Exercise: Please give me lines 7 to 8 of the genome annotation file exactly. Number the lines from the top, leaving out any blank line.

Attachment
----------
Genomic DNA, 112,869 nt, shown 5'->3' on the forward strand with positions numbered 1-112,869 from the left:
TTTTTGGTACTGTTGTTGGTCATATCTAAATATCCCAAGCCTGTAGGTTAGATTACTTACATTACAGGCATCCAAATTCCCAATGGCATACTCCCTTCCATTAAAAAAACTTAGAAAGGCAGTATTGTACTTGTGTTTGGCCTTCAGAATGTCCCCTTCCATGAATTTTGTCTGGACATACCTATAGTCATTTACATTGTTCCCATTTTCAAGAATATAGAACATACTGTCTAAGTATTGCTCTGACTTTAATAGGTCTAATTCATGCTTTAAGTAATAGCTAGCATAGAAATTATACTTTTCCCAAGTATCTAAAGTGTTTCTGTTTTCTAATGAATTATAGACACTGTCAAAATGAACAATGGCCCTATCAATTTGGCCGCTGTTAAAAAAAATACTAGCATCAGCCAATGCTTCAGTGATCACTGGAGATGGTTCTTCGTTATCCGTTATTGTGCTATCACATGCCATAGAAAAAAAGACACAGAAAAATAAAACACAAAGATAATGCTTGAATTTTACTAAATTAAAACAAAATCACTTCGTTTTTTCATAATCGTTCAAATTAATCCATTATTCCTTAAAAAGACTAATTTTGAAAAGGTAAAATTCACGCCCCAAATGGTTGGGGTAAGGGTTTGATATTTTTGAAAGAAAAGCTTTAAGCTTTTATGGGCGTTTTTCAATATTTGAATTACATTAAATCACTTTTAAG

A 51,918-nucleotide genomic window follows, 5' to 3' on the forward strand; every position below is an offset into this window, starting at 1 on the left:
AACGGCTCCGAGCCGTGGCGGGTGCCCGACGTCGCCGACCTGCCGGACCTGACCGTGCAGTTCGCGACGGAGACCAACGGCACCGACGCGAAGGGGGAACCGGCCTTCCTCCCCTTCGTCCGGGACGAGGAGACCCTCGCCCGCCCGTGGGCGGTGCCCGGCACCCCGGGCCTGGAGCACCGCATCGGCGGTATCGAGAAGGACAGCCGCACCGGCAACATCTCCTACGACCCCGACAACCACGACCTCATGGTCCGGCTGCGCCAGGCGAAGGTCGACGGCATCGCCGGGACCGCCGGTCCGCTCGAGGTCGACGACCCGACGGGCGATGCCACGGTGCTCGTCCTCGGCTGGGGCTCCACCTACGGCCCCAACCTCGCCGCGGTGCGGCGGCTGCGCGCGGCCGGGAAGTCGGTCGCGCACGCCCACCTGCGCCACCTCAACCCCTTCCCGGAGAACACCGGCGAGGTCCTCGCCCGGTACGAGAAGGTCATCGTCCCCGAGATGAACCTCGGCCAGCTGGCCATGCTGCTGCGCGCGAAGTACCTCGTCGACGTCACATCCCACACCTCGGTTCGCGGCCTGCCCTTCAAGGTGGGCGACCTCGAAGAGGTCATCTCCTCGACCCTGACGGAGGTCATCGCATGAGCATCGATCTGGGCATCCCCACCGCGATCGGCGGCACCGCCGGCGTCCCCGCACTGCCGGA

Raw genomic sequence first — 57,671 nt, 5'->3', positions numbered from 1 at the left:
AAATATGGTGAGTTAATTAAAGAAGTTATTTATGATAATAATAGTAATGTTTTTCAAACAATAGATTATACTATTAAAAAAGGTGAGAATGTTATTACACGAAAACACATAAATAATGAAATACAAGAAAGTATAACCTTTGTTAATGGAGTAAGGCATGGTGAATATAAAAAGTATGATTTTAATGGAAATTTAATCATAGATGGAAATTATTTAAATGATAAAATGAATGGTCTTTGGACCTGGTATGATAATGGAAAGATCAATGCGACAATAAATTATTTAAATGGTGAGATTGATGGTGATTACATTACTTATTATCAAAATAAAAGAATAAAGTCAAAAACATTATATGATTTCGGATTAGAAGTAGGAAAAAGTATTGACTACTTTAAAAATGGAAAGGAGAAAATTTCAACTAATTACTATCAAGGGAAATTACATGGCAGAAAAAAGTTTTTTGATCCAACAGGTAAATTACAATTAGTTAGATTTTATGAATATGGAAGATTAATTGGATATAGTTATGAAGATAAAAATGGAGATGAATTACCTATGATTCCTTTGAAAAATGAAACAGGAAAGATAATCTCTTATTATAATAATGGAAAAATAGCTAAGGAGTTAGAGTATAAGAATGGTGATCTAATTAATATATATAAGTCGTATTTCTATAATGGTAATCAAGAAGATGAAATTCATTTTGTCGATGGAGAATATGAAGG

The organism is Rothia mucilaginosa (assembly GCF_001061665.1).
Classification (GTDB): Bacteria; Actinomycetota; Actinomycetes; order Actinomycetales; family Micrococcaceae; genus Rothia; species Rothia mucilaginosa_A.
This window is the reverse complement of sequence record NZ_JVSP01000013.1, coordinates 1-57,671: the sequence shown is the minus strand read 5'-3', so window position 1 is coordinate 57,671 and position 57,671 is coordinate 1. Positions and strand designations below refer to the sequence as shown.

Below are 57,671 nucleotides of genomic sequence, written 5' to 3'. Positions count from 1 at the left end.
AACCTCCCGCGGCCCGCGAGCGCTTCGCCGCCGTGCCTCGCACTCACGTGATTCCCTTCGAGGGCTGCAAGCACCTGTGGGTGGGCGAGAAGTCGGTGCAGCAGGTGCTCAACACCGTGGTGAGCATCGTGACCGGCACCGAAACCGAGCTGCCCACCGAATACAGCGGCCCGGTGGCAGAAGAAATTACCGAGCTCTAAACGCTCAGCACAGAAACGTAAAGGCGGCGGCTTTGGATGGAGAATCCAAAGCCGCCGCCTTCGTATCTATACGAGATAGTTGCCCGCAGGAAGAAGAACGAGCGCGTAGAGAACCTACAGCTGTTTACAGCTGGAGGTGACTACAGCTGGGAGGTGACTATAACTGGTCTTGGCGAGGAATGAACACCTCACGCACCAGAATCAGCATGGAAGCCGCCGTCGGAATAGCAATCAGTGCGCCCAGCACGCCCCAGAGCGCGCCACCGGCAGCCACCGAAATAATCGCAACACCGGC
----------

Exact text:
The organism is Rothia mucilaginosa (assembly GCF_001061665.1).
Classification (GTDB): Bacteria; Actinomycetota; Actinomycetes; order Actinomycetales; family Micrococcaceae; genus Rothia; species Rothia mucilaginosa_A.